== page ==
Yesterday, the NY Post reported that a film production company had paid the family of Diane Schuler $100,000 "to exhume her body and test the remains to see whether she suffered a stroke." Naturally, there's anger over the deal, because Schuler was, according to toxicology reports, drunk and high when she was driving the wrong way on the Taconic State Parkway and ultimately crashed into another car, killing herself, her daughter, her three nieces and three passengers in another car. The son and brother of two victims in the other car said, "It's pretty pathetic that [Danny Schuler]'s cashing in on his wife -- the murderer who killed seven innocent people. It's disgraceful."

Diane Schuler had been returning to her Long Island home from a camp site when the crash occurred on July 26, 2009; the only survivor was her son Bryan. After the tox reports were released, her husband defended her, saying, "She is not an alcoholic and my heart is rested every night when I go to bed," and insisting she was sober before driving, suggesting instead that she had a stroke or a condition related to her diabetes.

Danny Schuler's lawyer Dominic Barbara confirmed that he brokered the deal with Liz Garbus's and Rory Kennedy's Moxie Firecracker Films. Moxie Firecracker told Newsday that the $100,000 figure was incorrect, "A modest stipend was paid for activities related to the making of the film. It is not uncommon to pay for materials and research when making an investigative film." And Barbara says the money will go into a trust for Bryan.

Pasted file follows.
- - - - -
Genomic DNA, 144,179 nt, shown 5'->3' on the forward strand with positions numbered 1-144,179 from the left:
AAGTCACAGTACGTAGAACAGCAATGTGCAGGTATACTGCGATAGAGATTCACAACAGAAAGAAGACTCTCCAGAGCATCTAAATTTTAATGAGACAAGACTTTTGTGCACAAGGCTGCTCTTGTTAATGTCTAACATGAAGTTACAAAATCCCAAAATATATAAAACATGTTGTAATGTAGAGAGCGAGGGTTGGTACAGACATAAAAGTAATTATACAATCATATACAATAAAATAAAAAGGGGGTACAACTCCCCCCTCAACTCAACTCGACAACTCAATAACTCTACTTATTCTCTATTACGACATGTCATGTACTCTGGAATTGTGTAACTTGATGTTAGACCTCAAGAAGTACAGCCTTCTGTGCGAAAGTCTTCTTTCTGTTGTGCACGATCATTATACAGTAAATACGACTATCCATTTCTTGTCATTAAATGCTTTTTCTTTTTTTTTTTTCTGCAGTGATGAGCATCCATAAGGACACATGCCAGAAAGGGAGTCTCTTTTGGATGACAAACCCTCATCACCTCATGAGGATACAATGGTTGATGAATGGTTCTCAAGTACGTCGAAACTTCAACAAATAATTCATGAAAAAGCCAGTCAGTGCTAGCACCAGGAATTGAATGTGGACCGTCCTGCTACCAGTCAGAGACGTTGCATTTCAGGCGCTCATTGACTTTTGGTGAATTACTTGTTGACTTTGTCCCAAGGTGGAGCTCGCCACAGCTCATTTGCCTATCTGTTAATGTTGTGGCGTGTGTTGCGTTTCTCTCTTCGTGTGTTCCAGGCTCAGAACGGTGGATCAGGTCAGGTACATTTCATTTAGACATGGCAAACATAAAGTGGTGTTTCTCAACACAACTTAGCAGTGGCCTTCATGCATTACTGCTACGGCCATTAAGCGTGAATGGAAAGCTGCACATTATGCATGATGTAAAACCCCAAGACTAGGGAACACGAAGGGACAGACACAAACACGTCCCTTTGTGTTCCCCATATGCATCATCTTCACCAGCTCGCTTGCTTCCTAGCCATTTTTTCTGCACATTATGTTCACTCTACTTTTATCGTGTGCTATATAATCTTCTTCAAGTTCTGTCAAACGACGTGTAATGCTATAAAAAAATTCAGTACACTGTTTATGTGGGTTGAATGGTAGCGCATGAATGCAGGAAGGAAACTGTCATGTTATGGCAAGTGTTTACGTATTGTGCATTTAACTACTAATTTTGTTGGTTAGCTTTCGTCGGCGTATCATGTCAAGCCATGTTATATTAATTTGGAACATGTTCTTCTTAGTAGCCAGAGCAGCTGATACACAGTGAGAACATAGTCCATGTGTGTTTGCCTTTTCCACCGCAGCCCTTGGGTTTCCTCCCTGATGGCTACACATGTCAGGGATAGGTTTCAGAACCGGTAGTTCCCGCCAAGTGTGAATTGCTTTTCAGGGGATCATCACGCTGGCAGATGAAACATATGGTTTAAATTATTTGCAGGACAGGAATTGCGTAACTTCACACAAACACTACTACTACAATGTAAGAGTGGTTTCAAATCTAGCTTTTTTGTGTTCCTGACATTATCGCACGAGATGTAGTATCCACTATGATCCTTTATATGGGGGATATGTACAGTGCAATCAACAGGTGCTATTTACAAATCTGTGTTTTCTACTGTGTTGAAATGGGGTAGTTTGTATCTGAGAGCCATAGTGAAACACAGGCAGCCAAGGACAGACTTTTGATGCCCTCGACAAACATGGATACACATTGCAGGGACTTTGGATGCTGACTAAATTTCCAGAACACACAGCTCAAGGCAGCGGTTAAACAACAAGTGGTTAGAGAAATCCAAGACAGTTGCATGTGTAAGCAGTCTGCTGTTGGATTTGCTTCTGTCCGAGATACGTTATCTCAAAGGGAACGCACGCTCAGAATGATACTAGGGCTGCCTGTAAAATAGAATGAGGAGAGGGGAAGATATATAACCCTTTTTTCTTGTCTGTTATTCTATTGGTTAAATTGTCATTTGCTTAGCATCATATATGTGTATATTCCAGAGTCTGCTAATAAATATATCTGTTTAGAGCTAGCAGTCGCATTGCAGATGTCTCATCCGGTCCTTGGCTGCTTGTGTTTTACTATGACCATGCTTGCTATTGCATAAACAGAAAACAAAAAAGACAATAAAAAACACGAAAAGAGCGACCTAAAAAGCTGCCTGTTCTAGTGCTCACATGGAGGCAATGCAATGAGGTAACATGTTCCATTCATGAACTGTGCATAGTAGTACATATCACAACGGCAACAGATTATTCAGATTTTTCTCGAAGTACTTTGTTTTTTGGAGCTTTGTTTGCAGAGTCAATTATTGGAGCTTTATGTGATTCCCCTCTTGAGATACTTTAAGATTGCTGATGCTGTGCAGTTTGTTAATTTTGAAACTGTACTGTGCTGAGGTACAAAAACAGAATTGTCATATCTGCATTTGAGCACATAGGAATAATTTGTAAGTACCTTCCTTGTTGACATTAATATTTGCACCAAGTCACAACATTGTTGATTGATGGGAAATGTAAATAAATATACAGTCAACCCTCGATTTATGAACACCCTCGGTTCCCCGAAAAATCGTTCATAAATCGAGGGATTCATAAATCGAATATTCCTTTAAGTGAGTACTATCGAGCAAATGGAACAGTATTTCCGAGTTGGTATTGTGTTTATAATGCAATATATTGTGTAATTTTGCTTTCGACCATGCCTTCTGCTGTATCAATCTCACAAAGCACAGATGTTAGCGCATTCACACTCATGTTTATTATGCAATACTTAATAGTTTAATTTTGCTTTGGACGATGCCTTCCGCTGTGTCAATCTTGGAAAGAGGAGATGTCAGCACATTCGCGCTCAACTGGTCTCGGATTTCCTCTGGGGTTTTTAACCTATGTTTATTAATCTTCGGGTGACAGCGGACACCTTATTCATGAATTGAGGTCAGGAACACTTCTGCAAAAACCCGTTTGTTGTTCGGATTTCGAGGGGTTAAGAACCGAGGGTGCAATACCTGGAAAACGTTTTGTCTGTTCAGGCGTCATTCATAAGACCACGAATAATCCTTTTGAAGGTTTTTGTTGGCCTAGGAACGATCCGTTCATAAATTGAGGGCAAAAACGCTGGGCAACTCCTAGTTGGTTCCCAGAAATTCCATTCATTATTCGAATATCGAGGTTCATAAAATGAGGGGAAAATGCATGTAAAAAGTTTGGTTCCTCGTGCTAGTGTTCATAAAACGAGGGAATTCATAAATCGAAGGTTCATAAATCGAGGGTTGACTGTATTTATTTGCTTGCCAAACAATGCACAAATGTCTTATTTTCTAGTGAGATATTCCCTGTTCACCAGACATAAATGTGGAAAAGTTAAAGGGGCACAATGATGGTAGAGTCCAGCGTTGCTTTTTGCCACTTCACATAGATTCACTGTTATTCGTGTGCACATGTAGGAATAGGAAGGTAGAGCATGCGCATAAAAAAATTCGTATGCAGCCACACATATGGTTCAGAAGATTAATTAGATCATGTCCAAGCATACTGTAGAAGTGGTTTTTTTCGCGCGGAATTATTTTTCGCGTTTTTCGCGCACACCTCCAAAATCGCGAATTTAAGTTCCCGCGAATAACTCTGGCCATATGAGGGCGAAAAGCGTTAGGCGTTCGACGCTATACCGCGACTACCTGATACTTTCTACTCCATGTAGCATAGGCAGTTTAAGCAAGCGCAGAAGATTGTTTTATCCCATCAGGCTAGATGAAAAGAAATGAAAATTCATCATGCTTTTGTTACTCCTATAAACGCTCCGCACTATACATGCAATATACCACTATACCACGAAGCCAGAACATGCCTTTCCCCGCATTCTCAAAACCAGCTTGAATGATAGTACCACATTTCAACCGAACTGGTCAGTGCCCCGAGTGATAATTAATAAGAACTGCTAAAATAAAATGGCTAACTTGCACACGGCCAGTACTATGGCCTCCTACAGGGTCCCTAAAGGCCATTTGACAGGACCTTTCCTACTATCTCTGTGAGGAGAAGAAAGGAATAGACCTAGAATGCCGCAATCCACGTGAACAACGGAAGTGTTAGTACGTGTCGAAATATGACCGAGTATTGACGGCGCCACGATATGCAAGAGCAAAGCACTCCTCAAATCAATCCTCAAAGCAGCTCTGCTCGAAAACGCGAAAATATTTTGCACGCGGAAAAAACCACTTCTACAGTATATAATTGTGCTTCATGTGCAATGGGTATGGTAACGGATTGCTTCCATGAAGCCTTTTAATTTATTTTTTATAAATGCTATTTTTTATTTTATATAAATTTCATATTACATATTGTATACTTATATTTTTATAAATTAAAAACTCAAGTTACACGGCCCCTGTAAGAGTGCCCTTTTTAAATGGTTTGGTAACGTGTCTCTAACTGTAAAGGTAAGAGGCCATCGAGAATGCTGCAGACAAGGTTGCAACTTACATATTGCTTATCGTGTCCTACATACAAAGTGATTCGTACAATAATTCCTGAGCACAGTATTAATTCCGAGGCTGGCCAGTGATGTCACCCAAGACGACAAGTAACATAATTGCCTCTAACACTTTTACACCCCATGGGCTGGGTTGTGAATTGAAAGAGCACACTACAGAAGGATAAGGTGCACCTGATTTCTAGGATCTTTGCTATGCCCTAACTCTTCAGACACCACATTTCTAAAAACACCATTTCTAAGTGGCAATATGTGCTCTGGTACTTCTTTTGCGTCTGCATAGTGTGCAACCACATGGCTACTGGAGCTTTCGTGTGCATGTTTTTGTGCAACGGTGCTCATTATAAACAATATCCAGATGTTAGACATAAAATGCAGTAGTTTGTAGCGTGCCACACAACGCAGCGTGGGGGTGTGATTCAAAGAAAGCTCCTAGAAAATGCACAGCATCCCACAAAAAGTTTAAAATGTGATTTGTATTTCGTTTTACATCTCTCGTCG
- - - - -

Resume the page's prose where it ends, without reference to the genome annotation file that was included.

The film is supposedly an investigative documentary that would air on HBO. HBO told the Journal News, "An exhumation could only take place if it's ordered by a court, next of kin or a legal representative. It's not something that the filmmakers would be doing." Danny Schuler had wanted more toxicology reports and an exhumation, but couldn't afford to do so last year.

Michael Bastardi Jr., whose father and brother were killed in an SUV going the right way on the Taconic (their friend was also killed), said, "To give someone the rights to exhume your wife's body is disgraceful." And at a memorial for his three daughters, who were 5, 7, and 9 at the time of the crash, Diane Schuler's brother Warren Hance had a message, which a priest communicated, "Please don't pray for my children, pray to my children, they're saints."